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Quebec City: The Ursulines Museum

The history of the Ursulines in Canada:

Four Ursuline sisters arrived in New France – now Canada – in 1639. They established a school for girls that lasted more than three centuries. Nowadays, visitors can learn about the order’s history in the Ursulines Museum, located in Quebec City’s old walled city.

About the Ursuline Museum:

This is a museum done well. It’s clean, bright, has a wonderful balance of text, photos, artifacts and audio, and occupies a spacious three floors. Audio stations allow visitors to hear actors reading real quotes from nuns and students who lived in the monastery, which really brings the exhibits alive.

The thing that’s probably most striking to a modern visitor is the fact that Ursulines were a cloistered order. In addition to the three standard vows of nuns –poverty, chastity and obedience – they took a fourth: to educate young women. This enabled them to be teachers within the cloister. Which meant that girls as young as six years old could leave home and suddenly find themselves confined behind walls. Except for long holidays when they went home to their families, the girls lived cloistered lives, only talking to visitors from behind gates.

Upon entering the museum, the visitor first encounters a timeline showing key events in the Ursulines’ history in Quebec: arrival, building of the original monastery, death of foundress Marie de l’Incarnation, fires, regional events that affected the sisters. The ground floor also houses four large pieces demonstrating the embroidery prowess of the early sisters. When Parisian nun and artist Marie Lemaire des Anges (1641-1717) came over to New France in 1671, she taught the other nuns and their pupils her embroidery techniques. For almost 50 years, her workshop provided embroidery for their monastery’s chapel and other churches and chapels in the area.

The second floor houses two large rooms of classroom items, including pianos, huge golden harps, chemistry lab equipment, and a collection of taxidermied birds used to teach natural sciences.

The sisters first came to educate Native girls about Christ. But this mission evolved into teaching the children of Francophone and, later, Anglophone, settlers. By the 1800s, the Ursulines focused on preparing young girls to become good Christian wives and mothers, and to take their place in upper class society. Since people of the time believed that drawing, painting and music made young girls refined, the Ursulines taught these subjects. Girls learned to play piano, sing, draw, and even to make artificial fruits and flowers, which were considered fitting past-times for young ladies.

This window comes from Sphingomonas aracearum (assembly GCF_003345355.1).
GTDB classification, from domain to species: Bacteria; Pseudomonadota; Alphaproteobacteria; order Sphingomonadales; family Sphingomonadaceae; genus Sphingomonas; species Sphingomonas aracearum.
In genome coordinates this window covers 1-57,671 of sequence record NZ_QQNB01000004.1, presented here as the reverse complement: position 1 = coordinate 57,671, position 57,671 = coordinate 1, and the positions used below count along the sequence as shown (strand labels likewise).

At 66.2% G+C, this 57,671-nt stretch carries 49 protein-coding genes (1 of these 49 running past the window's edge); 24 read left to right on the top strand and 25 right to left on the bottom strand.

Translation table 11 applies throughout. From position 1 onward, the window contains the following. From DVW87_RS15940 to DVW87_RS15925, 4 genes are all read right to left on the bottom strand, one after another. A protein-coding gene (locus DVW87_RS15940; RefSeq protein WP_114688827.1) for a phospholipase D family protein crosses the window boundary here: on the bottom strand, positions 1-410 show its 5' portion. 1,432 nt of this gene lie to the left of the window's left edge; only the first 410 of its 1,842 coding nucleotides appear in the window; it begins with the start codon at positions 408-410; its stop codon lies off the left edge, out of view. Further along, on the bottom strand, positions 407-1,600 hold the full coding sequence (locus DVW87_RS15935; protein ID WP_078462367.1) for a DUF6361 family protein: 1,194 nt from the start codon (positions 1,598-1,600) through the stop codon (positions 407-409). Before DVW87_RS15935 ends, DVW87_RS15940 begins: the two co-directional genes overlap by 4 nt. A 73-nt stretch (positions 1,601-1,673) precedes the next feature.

The sisters had to deal with how people of the 18th and 19th centuries thought about women’s education. Many worried that if women lacked education, they could fall into idleness. However, too much education could provoke vanity and pride. Since the goals of women’s education were to prepare them to manage a home, to honor a husband, to raise kids and have good moral judgment, the Ursuline sisters geared lessons in chemistry, botany and accounting toward their home economics applications.

On the third floor, visitors encounter the museum’s most emotionally moving display. A speaker fills the room with somber hymns while exhibits describe how young women became Ursuline nuns. Especially mesmerizing were two screens showing footage of a “taking the veil” ceremony in 1954. The postulants enter in white satin bridal gowns and leave as novices in monastic black.

The third floor also houses a less solemn but also moving exhibit on the daily lives of boarders, including artifacts like a student’s bed and washbasin, a refectory table, the bell used to mark all the day’s activities, an old checkers set, and even a pair of wooden dumbbells with diagrams of exercises. It also addressed the emotional distress of some young girls separated from their family, and their relationship with the nuns. The girls called nuns “Mother,” but the lay sisters who cooked and cleaned were referred to as aunts. They often played a more loving, less disciplinarian role in the girls’ emotional lives.

The museum is a must-see for visitors to Quebec who are interested in Catholic history. Allow one to two hours to see everything. They are closed on Mondays.

Finding the Ursuline Museum:

Address: 12, rue Donnacona, Quebec, G1R 3Y7

GPS coordinates: 46° 48′ 42.9912” N, 71° 12′ 28.8252” W

Tel.: +1 (418) 694-0694      Fax.: +1 (418) 694-2136

email: murq-education@vmuq.com

Click here for the official website of the Museum of the Ursulines in Quebec City

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Article by travel writer Teresa Bergen

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